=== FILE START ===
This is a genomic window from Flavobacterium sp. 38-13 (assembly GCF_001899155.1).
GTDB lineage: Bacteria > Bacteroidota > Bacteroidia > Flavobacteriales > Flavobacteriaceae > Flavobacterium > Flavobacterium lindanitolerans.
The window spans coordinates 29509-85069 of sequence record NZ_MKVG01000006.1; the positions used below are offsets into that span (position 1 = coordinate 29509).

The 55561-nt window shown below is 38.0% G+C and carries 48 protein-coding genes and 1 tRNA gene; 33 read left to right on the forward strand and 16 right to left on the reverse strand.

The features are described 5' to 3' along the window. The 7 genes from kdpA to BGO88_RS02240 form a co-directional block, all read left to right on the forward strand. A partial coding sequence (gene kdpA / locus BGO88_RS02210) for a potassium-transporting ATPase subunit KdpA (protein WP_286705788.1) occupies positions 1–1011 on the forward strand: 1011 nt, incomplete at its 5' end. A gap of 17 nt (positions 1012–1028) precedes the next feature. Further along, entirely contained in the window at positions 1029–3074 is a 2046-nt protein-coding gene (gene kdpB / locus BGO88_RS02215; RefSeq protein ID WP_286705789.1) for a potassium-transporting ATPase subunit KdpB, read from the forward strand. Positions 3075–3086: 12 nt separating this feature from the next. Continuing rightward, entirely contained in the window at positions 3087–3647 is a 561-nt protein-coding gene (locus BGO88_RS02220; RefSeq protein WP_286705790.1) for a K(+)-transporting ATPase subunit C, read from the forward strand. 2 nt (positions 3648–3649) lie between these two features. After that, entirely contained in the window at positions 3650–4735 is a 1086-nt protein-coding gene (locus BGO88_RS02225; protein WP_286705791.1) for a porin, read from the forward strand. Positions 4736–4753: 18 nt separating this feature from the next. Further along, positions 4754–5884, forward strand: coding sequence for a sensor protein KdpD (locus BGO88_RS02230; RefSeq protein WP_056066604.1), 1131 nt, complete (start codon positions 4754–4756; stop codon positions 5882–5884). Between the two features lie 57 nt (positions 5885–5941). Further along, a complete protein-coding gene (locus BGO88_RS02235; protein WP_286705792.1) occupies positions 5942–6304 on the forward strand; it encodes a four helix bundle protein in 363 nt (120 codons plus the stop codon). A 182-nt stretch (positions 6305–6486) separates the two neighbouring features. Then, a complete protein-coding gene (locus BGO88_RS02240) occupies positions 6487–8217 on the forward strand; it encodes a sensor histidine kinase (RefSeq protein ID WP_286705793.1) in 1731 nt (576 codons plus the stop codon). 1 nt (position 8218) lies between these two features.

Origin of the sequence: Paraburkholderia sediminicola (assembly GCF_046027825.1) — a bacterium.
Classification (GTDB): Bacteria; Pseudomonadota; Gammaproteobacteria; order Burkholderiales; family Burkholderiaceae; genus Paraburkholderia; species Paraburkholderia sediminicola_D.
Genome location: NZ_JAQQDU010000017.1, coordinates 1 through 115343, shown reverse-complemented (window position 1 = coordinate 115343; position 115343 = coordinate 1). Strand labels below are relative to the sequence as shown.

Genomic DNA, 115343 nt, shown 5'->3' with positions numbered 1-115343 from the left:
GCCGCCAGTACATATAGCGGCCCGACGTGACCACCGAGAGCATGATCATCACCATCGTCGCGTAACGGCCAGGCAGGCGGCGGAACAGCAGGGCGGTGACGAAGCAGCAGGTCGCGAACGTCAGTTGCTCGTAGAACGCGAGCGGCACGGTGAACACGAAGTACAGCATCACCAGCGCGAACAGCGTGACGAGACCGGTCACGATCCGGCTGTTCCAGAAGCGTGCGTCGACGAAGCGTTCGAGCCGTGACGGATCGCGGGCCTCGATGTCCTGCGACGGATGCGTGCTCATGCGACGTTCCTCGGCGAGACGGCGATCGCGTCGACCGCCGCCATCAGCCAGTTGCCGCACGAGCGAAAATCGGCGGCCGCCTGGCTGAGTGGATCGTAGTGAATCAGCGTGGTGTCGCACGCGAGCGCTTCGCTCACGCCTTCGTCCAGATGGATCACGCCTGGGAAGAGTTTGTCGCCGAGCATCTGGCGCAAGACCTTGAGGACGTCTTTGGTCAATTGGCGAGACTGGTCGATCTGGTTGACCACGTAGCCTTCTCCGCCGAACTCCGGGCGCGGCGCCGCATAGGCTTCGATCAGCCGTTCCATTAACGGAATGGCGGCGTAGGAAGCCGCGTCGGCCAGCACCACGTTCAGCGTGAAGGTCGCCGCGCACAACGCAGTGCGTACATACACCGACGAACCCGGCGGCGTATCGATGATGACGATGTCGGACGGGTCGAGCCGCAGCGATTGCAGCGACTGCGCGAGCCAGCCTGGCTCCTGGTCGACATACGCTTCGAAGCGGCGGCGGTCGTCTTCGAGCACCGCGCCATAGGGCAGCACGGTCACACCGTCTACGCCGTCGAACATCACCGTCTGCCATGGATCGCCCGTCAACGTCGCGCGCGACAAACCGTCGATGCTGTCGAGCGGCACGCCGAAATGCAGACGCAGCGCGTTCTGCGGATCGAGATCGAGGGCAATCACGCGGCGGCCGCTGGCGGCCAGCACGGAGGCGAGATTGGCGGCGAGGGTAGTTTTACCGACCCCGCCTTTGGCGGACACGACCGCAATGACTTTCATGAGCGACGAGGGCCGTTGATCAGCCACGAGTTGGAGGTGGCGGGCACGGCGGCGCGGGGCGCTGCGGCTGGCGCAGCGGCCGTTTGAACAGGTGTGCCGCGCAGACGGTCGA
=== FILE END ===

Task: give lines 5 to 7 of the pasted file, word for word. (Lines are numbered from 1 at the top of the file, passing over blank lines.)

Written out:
The features are described 5' to 3' along the window. The 7 genes from kdpA to BGO88_RS02240 form a co-directional block, all read left to right on the forward strand. A partial coding sequence (gene kdpA / locus BGO88_RS02210) for a potassium-transporting ATPase subunit KdpA (protein WP_286705788.1) occupies positions 1–1011 on the forward strand: 1011 nt, incomplete at its 5' end. A gap of 17 nt (positions 1012–1028) precedes the next feature. Further along, entirely contained in the window at positions 1029–3074 is a 2046-nt protein-coding gene (gene kdpB / locus BGO88_RS02215; RefSeq protein ID WP_286705789.1) for a potassium-transporting ATPase subunit KdpB, read from the forward strand. Positions 3075–3086: 12 nt separating this feature from the next. Continuing rightward, entirely contained in the window at positions 3087–3647 is a 561-nt protein-coding gene (locus BGO88_RS02220; RefSeq protein WP_286705790.1) for a K(+)-transporting ATPase subunit C, read from the forward strand. 2 nt (positions 3648–3649) lie between these two features. After that, entirely contained in the window at positions 3650–4735 is a 1086-nt protein-coding gene (locus BGO88_RS02225; protein WP_286705791.1) for a porin, read from the forward strand. Positions 4736–4753: 18 nt separating this feature from the next. Further along, positions 4754–5884, forward strand: coding sequence for a sensor protein KdpD (locus BGO88_RS02230; RefSeq protein WP_056066604.1), 1131 nt, complete (start codon positions 4754–4756; stop codon positions 5882–5884). Between the two features lie 57 nt (positions 5885–5941). Further along, a complete protein-coding gene (locus BGO88_RS02235; protein WP_286705792.1) occupies positions 5942–6304 on the forward strand; it encodes a four helix bundle protein in 363 nt (120 codons plus the stop codon). A 182-nt stretch (positions 6305–6486) separates the two neighbouring features. Then, a complete protein-coding gene (locus BGO88_RS02240) occupies positions 6487–8217 on the forward strand; it encodes a sensor histidine kinase (RefSeq protein ID WP_286705793.1) in 1731 nt (576 codons plus the stop codon). 1 nt (position 8218) lies between these two features.

Origin of the sequence: Paraburkholderia sediminicola (assembly GCF_046027825.1) — a bacterium.
Classification (GTDB): Bacteria; Pseudomonadota; Gammaproteobacteria; order Burkholderiales; family Burkholderiaceae; genus Paraburkholderia; species Paraburkholderia sediminicola_D.